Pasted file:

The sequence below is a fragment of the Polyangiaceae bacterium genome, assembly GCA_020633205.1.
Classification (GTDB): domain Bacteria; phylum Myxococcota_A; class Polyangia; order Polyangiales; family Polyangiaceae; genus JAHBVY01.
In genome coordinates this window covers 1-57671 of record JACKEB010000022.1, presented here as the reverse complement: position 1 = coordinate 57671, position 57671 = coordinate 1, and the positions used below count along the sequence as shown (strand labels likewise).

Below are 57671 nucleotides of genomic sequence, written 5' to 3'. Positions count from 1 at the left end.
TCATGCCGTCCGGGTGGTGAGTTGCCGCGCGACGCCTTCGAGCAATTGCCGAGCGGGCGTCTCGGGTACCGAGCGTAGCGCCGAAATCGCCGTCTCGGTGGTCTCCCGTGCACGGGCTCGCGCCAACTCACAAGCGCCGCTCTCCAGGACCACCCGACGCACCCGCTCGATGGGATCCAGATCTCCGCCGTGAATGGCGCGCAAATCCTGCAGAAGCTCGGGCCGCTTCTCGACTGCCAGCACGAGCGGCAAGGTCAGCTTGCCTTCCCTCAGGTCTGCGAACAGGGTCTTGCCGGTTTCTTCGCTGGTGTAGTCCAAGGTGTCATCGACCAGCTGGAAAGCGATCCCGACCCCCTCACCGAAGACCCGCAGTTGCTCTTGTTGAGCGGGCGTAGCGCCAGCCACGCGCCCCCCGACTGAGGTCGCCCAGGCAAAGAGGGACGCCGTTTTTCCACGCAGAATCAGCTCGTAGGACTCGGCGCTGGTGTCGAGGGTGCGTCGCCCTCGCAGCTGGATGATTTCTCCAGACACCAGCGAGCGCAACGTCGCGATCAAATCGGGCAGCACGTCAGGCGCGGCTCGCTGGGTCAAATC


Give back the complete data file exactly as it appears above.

The sequence below is a fragment of the Polyangiaceae bacterium genome, assembly GCA_020633205.1.
Classification (GTDB): domain Bacteria; phylum Myxococcota_A; class Polyangia; order Polyangiales; family Polyangiaceae; genus JAHBVY01.
In genome coordinates this window covers 1-57671 of record JACKEB010000022.1, presented here as the reverse complement: position 1 = coordinate 57671, position 57671 = coordinate 1, and the positions used below count along the sequence as shown (strand labels likewise).

Below are 57671 nucleotides of genomic sequence, written 5' to 3'. Positions count from 1 at the left end.
TCATGCCGTCCGGGTGGTGAGTTGCCGCGCGACGCCTTCGAGCAATTGCCGAGCGGGCGTCTCGGGTACCGAGCGTAGCGCCGAAATCGCCGTCTCGGTGGTCTCCCGTGCACGGGCTCGCGCCAACTCACAAGCGCCGCTCTCCAGGACCACCCGACGCACCCGCTCGATGGGATCCAGATCTCCGCCGTGAATGGCGCGCAAATCCTGCAGAAGCTCGGGCCGCTTCTCGACTGCCAGCACGAGCGGCAAGGTCAGCTTGCCTTCCCTCAGGTCTGCGAACAGGGTCTTGCCGGTTTCTTCGCTGGTGTAGTCCAAGGTGTCATCGACCAGCTGGAAAGCGATCCCGACCCCCTCACCGAAGACCCGCAGTTGCTCTTGTTGAGCGGGCGTAGCGCCAGCCACGCGCCCCCCGACTGAGGTCGCCCAGGCAAAGAGGGACGCCGTTTTTCCACGCAGAATCAGCTCGTAGGACTCGGCGCTGGTGTCGAGGGTGCGTCGCCCTCGCAGCTGGATGATTTCTCCAGACACCAGCGAGCGCAACGTCGCGATCAAATCGGGCAGCACGTCAGGCGCGGCTCGCTGGGTCAAATC